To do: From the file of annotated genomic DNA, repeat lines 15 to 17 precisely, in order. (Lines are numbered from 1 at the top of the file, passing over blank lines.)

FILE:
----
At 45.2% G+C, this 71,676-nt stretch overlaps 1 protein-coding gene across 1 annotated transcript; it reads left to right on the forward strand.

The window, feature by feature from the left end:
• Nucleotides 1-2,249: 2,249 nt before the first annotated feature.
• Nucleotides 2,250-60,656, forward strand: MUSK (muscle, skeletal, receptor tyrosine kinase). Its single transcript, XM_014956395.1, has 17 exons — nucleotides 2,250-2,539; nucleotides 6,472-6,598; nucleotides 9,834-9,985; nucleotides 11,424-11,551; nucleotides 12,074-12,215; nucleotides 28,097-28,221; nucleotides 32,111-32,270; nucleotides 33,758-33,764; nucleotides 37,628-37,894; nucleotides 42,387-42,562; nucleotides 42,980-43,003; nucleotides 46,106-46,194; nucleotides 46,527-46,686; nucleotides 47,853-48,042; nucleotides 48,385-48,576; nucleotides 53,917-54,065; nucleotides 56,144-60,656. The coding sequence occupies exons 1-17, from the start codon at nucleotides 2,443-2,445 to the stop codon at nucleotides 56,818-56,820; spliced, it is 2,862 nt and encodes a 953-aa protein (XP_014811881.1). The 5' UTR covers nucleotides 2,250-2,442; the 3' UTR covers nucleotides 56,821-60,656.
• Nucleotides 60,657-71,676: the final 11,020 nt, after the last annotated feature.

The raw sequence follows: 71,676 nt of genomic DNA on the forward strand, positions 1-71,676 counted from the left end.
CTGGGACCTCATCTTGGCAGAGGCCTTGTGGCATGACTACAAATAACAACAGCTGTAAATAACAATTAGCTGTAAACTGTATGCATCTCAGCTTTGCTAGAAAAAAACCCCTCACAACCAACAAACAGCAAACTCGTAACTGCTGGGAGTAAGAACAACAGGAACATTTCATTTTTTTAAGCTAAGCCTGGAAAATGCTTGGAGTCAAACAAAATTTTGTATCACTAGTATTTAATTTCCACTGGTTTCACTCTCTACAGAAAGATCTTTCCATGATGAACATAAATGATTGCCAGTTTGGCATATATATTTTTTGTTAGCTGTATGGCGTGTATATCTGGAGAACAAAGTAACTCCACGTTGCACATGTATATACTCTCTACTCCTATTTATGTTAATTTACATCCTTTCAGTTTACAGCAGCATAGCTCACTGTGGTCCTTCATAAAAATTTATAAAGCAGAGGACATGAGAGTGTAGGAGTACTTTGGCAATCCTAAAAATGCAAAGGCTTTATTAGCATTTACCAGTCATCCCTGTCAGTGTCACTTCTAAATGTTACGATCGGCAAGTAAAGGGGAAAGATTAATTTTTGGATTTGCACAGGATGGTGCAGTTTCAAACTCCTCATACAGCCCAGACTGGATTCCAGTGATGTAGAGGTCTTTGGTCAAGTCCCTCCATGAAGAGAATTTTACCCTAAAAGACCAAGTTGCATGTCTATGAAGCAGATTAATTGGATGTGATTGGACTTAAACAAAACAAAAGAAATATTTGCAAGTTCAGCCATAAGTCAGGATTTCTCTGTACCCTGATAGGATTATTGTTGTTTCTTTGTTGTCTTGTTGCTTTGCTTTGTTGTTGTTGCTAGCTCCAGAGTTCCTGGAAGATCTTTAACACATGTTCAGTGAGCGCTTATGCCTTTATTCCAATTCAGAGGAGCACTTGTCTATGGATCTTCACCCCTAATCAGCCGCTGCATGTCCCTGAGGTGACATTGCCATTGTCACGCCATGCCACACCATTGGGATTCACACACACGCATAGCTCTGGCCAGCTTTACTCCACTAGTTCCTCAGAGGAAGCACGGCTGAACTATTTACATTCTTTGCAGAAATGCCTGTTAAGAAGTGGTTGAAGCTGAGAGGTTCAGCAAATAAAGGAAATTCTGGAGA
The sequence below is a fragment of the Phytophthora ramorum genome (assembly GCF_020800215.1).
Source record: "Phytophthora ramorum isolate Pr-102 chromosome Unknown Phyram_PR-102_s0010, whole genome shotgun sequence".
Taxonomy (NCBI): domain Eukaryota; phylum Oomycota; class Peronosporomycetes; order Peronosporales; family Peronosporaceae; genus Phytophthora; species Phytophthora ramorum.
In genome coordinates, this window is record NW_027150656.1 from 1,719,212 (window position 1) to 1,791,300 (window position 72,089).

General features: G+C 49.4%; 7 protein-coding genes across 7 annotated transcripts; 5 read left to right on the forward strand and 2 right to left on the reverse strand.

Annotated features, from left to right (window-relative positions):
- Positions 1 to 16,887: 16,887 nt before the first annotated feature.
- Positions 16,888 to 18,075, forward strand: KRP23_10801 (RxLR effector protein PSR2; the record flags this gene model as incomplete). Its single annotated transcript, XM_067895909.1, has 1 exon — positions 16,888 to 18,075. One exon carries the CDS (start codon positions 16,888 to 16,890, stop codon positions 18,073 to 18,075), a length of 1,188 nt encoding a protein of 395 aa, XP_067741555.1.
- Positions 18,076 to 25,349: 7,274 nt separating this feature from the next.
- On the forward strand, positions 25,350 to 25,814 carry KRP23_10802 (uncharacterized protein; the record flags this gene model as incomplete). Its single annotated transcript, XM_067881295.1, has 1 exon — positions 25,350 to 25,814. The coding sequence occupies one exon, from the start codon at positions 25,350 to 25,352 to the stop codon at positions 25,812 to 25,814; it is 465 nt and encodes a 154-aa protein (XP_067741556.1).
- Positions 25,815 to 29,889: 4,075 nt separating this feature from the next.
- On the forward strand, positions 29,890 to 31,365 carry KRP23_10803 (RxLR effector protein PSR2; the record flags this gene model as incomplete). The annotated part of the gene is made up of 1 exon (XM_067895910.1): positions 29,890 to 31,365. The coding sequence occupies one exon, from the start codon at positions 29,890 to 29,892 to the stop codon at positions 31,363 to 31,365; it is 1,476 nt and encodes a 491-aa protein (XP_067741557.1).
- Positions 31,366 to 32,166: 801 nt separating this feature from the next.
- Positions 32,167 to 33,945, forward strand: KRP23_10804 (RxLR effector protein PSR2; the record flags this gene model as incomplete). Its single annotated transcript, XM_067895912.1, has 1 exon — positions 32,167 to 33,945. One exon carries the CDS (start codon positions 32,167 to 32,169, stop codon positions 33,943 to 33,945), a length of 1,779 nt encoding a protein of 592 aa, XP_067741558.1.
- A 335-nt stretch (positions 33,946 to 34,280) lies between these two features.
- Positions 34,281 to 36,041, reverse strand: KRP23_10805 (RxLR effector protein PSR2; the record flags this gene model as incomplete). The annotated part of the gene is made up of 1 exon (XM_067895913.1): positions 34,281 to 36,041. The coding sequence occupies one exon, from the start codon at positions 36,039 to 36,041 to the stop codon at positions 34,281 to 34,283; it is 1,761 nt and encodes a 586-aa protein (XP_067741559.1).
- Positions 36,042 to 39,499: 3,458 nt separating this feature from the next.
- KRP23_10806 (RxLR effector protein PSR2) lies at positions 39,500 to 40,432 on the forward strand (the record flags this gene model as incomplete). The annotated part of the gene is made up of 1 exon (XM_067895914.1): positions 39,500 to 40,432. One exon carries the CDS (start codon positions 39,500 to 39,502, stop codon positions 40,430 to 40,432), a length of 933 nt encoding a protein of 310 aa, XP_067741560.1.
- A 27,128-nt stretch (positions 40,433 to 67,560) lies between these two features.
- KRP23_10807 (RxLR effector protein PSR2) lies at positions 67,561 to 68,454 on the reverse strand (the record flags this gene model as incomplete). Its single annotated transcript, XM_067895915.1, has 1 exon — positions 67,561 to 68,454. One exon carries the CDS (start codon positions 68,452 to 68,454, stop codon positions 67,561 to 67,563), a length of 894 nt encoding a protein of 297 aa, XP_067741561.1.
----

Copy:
- Positions 16,888 to 18,075, forward strand: KRP23_10801 (RxLR effector protein PSR2; the record flags this gene model as incomplete). Its single annotated transcript, XM_067895909.1, has 1 exon — positions 16,888 to 18,075. One exon carries the CDS (start codon positions 16,888 to 16,890, stop codon positions 18,073 to 18,075), a length of 1,188 nt encoding a protein of 395 aa, XP_067741555.1.
- Positions 18,076 to 25,349: 7,274 nt separating this feature from the next.
- On the forward strand, positions 25,350 to 25,814 carry KRP23_10802 (uncharacterized protein; the record flags this gene model as incomplete). Its single annotated transcript, XM_067881295.1, has 1 exon — positions 25,350 to 25,814. The coding sequence occupies one exon, from the start codon at positions 25,350 to 25,352 to the stop codon at positions 25,812 to 25,814; it is 465 nt and encodes a 154-aa protein (XP_067741556.1).